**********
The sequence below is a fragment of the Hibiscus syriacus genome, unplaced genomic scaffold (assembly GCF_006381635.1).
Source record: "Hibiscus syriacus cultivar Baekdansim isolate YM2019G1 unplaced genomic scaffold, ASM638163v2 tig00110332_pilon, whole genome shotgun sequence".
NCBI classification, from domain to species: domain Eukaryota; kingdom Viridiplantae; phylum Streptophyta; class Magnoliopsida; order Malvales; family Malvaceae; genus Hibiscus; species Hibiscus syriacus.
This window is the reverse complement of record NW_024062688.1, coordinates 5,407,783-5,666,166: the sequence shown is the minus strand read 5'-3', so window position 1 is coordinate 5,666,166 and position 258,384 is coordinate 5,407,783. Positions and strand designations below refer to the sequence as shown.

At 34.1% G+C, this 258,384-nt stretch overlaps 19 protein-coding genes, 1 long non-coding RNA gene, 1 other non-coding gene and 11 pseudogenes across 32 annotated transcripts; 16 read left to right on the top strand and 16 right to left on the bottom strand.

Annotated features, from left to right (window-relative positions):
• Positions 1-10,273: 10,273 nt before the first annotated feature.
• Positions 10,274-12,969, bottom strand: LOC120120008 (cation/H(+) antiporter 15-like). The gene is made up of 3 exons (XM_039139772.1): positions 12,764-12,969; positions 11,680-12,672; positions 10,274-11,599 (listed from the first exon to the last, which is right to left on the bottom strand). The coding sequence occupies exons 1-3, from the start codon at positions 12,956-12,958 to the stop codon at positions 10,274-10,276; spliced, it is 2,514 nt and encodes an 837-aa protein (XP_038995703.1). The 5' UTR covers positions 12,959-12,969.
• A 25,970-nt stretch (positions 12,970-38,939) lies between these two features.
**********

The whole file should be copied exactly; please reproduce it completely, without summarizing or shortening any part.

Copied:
The sequence below is a fragment of the Hibiscus syriacus genome, unplaced genomic scaffold (assembly GCF_006381635.1).
Source record: "Hibiscus syriacus cultivar Baekdansim isolate YM2019G1 unplaced genomic scaffold, ASM638163v2 tig00110332_pilon, whole genome shotgun sequence".
NCBI classification, from domain to species: domain Eukaryota; kingdom Viridiplantae; phylum Streptophyta; class Magnoliopsida; order Malvales; family Malvaceae; genus Hibiscus; species Hibiscus syriacus.
This window is the reverse complement of record NW_024062688.1, coordinates 5,407,783-5,666,166: the sequence shown is the minus strand read 5'-3', so window position 1 is coordinate 5,666,166 and position 258,384 is coordinate 5,407,783. Positions and strand designations below refer to the sequence as shown.

At 34.1% G+C, this 258,384-nt stretch overlaps 19 protein-coding genes, 1 long non-coding RNA gene, 1 other non-coding gene and 11 pseudogenes across 32 annotated transcripts; 16 read left to right on the top strand and 16 right to left on the bottom strand.

Annotated features, from left to right (window-relative positions):
• Positions 1-10,273: 10,273 nt before the first annotated feature.
• Positions 10,274-12,969, bottom strand: LOC120120008 (cation/H(+) antiporter 15-like). The gene is made up of 3 exons (XM_039139772.1): positions 12,764-12,969; positions 11,680-12,672; positions 10,274-11,599 (listed from the first exon to the last, which is right to left on the bottom strand). The coding sequence occupies exons 1-3, from the start codon at positions 12,956-12,958 to the stop codon at positions 10,274-10,276; spliced, it is 2,514 nt and encodes an 837-aa protein (XP_038995703.1). The 5' UTR covers positions 12,959-12,969.
• A 25,970-nt stretch (positions 12,970-38,939) lies between these two features.